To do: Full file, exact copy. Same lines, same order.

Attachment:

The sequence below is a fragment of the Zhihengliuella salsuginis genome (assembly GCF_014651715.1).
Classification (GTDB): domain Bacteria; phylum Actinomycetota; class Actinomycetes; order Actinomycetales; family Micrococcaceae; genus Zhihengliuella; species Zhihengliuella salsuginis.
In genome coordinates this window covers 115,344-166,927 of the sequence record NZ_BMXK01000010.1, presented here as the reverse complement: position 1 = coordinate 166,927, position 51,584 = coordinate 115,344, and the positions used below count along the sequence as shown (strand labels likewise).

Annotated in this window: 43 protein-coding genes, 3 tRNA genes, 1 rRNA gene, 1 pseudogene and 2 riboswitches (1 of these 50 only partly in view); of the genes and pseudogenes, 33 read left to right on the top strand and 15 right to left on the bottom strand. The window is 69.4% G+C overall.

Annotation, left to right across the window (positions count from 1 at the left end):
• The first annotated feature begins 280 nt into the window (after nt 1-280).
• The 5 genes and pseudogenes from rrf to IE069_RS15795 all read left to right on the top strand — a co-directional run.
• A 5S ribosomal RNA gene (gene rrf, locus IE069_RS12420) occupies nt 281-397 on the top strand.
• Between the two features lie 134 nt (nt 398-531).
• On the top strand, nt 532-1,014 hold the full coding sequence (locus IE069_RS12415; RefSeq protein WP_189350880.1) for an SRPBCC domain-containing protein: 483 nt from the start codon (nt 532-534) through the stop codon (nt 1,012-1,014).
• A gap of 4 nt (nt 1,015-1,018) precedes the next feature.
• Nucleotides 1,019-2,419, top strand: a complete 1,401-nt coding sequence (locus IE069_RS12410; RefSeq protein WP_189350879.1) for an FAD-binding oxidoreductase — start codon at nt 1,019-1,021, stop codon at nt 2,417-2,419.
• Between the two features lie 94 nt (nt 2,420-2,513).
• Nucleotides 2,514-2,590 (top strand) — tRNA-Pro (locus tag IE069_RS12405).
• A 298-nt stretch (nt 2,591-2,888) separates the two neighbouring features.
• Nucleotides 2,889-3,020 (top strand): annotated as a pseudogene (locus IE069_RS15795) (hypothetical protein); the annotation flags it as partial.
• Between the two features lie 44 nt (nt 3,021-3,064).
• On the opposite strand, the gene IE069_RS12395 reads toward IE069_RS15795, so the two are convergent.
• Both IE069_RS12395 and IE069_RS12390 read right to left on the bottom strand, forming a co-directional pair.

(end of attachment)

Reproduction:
The sequence below is a fragment of the Zhihengliuella salsuginis genome (assembly GCF_014651715.1).
Classification (GTDB): domain Bacteria; phylum Actinomycetota; class Actinomycetes; order Actinomycetales; family Micrococcaceae; genus Zhihengliuella; species Zhihengliuella salsuginis.
In genome coordinates this window covers 115,344-166,927 of the sequence record NZ_BMXK01000010.1, presented here as the reverse complement: position 1 = coordinate 166,927, position 51,584 = coordinate 115,344, and the positions used below count along the sequence as shown (strand labels likewise).

Annotated in this window: 43 protein-coding genes, 3 tRNA genes, 1 rRNA gene, 1 pseudogene and 2 riboswitches (1 of these 50 only partly in view); of the genes and pseudogenes, 33 read left to right on the top strand and 15 right to left on the bottom strand. The window is 69.4% G+C overall.

Annotation, left to right across the window (positions count from 1 at the left end):
• The first annotated feature begins 280 nt into the window (after nt 1-280).
• The 5 genes and pseudogenes from rrf to IE069_RS15795 all read left to right on the top strand — a co-directional run.
• A 5S ribosomal RNA gene (gene rrf, locus IE069_RS12420) occupies nt 281-397 on the top strand.
• Between the two features lie 134 nt (nt 398-531).
• On the top strand, nt 532-1,014 hold the full coding sequence (locus IE069_RS12415; RefSeq protein WP_189350880.1) for an SRPBCC domain-containing protein: 483 nt from the start codon (nt 532-534) through the stop codon (nt 1,012-1,014).
• A gap of 4 nt (nt 1,015-1,018) precedes the next feature.
• Nucleotides 1,019-2,419, top strand: a complete 1,401-nt coding sequence (locus IE069_RS12410; RefSeq protein WP_189350879.1) for an FAD-binding oxidoreductase — start codon at nt 1,019-1,021, stop codon at nt 2,417-2,419.
• Between the two features lie 94 nt (nt 2,420-2,513).
• Nucleotides 2,514-2,590 (top strand) — tRNA-Pro (locus tag IE069_RS12405).
• A 298-nt stretch (nt 2,591-2,888) separates the two neighbouring features.
• Nucleotides 2,889-3,020 (top strand): annotated as a pseudogene (locus IE069_RS15795) (hypothetical protein); the annotation flags it as partial.
• Between the two features lie 44 nt (nt 3,021-3,064).
• On the opposite strand, the gene IE069_RS12395 reads toward IE069_RS15795, so the two are convergent.
• Both IE069_RS12395 and IE069_RS12390 read right to left on the bottom strand, forming a co-directional pair.